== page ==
Decumulation Options for Employer Pension Plan Design: Theory to Practice For years, policymakers, employer pension plan sponsors, consulting professionals, financial advisors, and academics have focused on accumulating retirement wealth. But with Canadian baby boomers now entering retirement – with longer life expectancy, fewer anticipated sources of family support, and a greater dependency on private savings… View Article
Is the future of banking “Open”?: A case study on the strategic implications of open banking in Canada and the US Technological and digital innovation has often been credited for having significant strategic implications for firms by shifting the competitive landscape and changing the market dynamics in an industry (Porter, 1985). It is also believed… View Article
Designing Pension Plans for Fairness, Sustainability, and Transparency Inadequacy of pure DB and DC plans lead to the development of some hybrid pension designs. Popular examples include the DB-underpin (also known as floor offset), Cash Balance, and second-election options. However, many DB underpin plans have been wound up as the DB guarantee became too costly…. View Article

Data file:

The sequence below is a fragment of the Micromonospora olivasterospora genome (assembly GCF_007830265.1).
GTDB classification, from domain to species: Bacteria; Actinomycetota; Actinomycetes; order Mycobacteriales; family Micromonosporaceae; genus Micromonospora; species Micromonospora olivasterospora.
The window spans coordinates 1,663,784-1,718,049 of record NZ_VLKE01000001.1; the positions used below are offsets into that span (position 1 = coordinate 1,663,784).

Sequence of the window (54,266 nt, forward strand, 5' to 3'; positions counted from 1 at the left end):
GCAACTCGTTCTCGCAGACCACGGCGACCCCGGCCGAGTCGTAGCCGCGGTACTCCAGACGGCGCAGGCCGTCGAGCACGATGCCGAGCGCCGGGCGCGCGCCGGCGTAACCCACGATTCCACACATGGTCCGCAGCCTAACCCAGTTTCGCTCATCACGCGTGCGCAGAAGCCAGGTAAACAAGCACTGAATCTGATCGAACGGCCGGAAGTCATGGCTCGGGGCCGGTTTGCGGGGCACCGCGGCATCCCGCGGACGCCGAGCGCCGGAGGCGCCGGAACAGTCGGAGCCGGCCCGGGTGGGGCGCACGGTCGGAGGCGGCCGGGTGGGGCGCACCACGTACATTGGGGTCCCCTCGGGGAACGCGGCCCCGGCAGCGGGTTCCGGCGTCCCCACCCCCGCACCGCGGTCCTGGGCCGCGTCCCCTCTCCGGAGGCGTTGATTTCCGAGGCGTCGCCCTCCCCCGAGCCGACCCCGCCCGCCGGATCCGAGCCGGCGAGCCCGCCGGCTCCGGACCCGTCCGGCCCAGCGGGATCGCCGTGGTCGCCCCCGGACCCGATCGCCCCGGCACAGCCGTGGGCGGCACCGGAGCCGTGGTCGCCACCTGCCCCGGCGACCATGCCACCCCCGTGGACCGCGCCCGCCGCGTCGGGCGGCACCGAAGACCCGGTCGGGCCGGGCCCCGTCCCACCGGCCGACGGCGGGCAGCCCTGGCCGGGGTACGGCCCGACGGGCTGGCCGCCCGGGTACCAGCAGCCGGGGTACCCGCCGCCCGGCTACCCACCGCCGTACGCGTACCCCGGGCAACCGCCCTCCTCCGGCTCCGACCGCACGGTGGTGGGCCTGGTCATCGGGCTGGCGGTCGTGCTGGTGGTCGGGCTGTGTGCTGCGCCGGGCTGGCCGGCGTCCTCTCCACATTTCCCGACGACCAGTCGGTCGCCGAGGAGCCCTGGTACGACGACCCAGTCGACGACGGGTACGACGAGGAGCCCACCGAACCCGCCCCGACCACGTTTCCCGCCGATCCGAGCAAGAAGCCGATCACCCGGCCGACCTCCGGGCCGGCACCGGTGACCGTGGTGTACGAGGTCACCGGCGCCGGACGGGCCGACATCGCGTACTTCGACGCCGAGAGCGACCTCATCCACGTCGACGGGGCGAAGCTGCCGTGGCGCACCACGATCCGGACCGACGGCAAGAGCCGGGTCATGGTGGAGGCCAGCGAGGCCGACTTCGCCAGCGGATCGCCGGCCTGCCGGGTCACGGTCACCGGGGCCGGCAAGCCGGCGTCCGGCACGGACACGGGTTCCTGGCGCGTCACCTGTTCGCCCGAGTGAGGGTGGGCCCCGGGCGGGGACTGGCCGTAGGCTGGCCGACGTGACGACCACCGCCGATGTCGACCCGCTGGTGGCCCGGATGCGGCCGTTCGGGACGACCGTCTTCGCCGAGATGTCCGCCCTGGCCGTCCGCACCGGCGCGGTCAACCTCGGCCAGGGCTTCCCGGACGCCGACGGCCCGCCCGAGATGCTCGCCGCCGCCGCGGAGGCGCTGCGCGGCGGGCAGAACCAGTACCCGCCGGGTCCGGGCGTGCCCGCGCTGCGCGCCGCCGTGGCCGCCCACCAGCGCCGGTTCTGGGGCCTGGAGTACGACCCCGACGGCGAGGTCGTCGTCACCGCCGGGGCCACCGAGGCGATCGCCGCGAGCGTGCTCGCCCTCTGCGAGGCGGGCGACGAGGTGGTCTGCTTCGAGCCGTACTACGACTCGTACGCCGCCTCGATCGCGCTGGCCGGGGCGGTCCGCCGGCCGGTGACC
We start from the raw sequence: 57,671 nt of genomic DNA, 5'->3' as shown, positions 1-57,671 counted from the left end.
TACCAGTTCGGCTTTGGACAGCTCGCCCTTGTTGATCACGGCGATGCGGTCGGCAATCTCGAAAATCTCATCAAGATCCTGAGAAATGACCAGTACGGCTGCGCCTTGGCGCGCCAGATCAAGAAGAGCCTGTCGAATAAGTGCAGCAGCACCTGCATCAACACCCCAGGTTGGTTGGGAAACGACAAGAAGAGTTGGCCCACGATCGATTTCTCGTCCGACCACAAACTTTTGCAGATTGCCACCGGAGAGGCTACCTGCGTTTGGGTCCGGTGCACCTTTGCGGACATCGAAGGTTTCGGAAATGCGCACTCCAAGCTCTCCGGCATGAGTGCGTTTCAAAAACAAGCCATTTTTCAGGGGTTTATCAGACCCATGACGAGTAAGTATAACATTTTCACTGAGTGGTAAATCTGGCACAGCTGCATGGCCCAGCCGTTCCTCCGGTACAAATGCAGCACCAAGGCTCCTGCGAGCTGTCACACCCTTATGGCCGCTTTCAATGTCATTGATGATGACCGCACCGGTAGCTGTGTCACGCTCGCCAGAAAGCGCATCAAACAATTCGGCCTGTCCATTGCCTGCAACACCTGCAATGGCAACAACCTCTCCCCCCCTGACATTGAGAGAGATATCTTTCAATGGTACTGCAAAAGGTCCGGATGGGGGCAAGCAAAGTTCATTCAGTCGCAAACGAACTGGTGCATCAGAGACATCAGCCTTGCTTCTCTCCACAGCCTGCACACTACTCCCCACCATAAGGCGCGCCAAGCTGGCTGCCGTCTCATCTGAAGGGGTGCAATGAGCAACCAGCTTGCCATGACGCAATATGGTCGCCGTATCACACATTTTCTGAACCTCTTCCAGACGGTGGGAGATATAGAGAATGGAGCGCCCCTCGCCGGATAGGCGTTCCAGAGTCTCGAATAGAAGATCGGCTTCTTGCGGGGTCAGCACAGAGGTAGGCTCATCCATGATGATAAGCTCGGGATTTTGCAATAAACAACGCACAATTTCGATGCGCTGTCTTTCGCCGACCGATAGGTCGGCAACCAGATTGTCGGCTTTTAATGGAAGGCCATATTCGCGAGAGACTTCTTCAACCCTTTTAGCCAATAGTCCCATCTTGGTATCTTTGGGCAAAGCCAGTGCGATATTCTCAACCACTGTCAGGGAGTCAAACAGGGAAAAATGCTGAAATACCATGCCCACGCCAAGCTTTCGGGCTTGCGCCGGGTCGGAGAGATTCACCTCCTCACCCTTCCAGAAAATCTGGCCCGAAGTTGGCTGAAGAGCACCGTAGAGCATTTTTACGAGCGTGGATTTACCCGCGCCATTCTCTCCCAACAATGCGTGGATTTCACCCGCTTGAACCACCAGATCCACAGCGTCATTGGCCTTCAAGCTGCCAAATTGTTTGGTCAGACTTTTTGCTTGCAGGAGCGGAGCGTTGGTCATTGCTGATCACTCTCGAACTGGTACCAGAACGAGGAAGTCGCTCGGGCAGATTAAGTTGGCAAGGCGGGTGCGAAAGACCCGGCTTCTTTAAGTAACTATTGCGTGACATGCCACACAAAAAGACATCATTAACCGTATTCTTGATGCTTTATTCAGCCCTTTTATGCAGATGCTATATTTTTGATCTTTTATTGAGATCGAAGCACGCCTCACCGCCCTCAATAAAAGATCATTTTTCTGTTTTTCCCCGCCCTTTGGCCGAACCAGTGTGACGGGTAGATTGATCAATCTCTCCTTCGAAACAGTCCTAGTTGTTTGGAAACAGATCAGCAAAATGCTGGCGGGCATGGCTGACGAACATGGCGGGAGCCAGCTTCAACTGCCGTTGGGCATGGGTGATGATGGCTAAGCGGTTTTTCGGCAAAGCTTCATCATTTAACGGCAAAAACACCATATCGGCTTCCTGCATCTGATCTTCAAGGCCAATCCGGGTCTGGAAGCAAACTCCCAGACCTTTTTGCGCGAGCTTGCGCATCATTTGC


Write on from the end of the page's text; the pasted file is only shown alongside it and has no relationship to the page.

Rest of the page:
Digital currencies (DC) represent one of the most disruptive innovations ever in consumer finance, and the Wall Street Journal refers to” one of the most powerful innovations in finance in 500 years.” (Casey and Vigna, Jan. 23, 2015) DC have become the platform for a thriving community of venture-backed start-ups.
Valuation of Private Market Investments in Pension Fund Portfolios The private asset market has grown from a niche investment in the 1980s to a stand- alone asset class today. Pension funds are increasingly looking outside traditional stock and bond markets to find opportunities to maximize returns and deliver sustainable value. Large pension funds in Canada… View Article
1 April 2018 | Climate Change and Environmental Risks
Climate Extremes: Aging Dams and Failure Impacts Flood insurance has been one of the more challenging products to develop for the industry. Flood risk changes due to climate variations as well as land use change, including increasing development and exposure in areas “protected” by dams and levees. Further, in many cases, recognizing that this is… View Article